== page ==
Financial Case for Brazilian Asbestos Ban 

by Laurie Kazan-Allen



It is rare for an academic paper to have a profound and immediate impact on issues affecting the lives of ordinary people. The research conducted by Professors Ana Lucia Gonçalves da Silva and Carlos Raul Etulain detailed in: The Economic Impact of the Banning of the Use of Asbestos in Brazil (expertly translated from the original Portuguese publication by Dan Berman) is of immense significance not just for Brazil but for other countries still using chrysotile asbestos.

In a nutshell this document blows away the financial case for continuing asbestos use in Brazil. Vested asbestos interests, such as the Brazilian Chrysotile Institute, have long argued that banning asbestos would have a disastrous effect on local, regional and national economies, penalize consumers and put the country at a competitive disadvantage. Not so, say the researchers who counter every one of the industry's assertions with hard facts:

  • Industry says the price of non-asbestos fiber-cement roof tiles and panels are higher than safer alternatives.
    The researchers respond: “the supposed higher prices of non-asbestos products have not been confirmed.” The prices of fiber-cement products with and without asbestos “are practically the same.”1
  • Industry says that Brazil lacks non-asbestos technology and will have to, at great expense, import alternative fibers.
    The researchers found that “in the last decade Brazil has made serious progress in building its capacity for substitution of asbestos with alternative fibers, with safe options which take into account technical specifications as well as the protection of human health and the environment.”
  • Industry says that Brazilian supply will not be able to satisfy demand for asbestos-free products if a ban is implemented.
    The researchers are adamant that “there will be no shortage of roof tiles and other fiber-cement products, nor do we anticipate an increase in the cost of constuction triggered by an asbestos ban.”
  • Industry says that prohibiting asbestos will have a disastrous effect on the industrial sector.
    The researchers reject this argument stating that the negative effect of a ban “will be felt only in the sphere of asbestos extraction (which in 2007 employed 156 workers in mining and 210 in primary processing.) The problems here can be dealt with through policies of support to the affected region (tourism, for example, can become a promising alternative for Minaçu).”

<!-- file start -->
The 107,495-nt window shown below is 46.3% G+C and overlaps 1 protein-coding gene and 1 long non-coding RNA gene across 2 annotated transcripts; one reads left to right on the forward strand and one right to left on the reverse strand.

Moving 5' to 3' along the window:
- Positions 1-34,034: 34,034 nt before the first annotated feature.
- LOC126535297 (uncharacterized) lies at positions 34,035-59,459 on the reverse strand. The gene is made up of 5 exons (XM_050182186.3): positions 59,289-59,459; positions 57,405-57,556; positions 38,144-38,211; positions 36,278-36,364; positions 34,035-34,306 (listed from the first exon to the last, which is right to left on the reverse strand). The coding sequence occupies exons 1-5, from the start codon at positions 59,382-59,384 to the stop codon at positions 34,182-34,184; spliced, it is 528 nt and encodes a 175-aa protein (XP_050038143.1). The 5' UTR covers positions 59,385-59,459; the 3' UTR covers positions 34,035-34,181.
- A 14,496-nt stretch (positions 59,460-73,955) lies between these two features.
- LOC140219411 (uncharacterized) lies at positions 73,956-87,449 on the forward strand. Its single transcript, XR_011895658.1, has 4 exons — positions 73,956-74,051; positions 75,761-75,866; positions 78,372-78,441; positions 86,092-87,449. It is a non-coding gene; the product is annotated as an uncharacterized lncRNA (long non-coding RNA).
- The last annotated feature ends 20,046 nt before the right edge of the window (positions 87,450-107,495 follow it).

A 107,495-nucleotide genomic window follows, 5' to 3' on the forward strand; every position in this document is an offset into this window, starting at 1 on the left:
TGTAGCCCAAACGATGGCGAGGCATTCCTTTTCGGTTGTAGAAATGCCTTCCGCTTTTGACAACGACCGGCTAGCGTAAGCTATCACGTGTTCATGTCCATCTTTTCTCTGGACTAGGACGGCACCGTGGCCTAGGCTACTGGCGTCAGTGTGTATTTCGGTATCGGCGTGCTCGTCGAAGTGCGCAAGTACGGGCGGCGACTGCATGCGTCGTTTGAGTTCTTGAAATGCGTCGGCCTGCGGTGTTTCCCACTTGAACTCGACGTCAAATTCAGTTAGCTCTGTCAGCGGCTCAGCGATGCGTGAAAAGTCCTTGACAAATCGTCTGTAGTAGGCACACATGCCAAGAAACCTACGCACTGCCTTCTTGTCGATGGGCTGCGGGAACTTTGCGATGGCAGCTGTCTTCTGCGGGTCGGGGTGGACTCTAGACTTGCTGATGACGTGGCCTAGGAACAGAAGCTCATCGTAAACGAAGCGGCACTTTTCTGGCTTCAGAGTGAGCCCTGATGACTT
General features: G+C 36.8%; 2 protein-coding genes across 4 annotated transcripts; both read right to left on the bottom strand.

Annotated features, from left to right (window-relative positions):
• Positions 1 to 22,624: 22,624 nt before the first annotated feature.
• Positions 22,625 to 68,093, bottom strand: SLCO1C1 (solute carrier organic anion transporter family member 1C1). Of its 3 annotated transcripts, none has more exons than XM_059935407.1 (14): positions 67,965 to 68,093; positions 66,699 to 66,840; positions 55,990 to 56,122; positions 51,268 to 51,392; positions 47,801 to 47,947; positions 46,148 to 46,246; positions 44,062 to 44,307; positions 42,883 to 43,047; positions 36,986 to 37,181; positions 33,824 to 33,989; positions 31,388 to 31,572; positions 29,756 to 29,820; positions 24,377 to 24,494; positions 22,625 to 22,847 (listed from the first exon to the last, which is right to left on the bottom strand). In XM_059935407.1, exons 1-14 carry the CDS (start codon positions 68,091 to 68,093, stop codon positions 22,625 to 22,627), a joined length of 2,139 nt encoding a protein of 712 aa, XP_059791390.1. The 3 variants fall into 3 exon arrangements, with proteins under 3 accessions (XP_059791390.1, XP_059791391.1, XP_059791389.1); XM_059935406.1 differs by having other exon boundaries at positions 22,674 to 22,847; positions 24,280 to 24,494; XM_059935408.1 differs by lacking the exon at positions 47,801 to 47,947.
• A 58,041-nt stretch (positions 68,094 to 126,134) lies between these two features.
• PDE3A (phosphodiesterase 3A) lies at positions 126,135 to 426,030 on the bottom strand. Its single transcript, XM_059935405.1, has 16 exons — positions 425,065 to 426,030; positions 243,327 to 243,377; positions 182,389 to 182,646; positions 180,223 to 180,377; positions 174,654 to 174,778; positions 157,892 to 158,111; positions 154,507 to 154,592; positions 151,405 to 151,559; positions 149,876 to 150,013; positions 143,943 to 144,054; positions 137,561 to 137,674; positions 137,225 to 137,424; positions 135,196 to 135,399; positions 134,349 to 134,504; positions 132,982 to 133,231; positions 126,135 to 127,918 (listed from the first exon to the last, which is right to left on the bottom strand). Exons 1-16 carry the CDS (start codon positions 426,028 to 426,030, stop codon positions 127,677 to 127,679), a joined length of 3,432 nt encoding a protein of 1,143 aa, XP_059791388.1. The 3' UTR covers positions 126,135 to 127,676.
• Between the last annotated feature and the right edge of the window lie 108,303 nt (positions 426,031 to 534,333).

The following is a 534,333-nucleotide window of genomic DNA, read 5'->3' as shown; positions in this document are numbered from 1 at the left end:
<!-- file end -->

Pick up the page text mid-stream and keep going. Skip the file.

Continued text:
Urging radical and immediate reform, Professors da Silva and Etulain conclude the case for a Brazilian ban by agreeing with the asbestos policies of international agencies such as the International Labor Organization and the World Health Organization. “Effective control of the risks created by asbestos,” the researchers write “will require a complete ban on the mining, transport, manufacture, sale, and utilization of asbestos, in all its forms, throughout Brazil.” Noting that this action could cost the country $50 million in lost sales, they remark:

“Brazil exports asbestos to poorer countries in the so-called periphery, thus putting millions of people at risk for their lives. Ignorance about the malignantly fatal effects of working with asbestos exacts a human price, but this price will not be paid by those who earn big money from this profitable and macabre commerce.”

There can be little doubt that many of the arguments supporting a Brazilian asbestos ban advanced in this paper will be equally valid in other asbestos-using countries.

January 16, 2011


1The Brazilian Chrysotile Institute has criticized this study saying that asbestos-free products are 30% more expensive and have a much shorter durability than the asbestos alternatives so widely used in Brazil.
Vialli A. Proibir amianto é viável, revela estudo. January 4, 2011.,0.php



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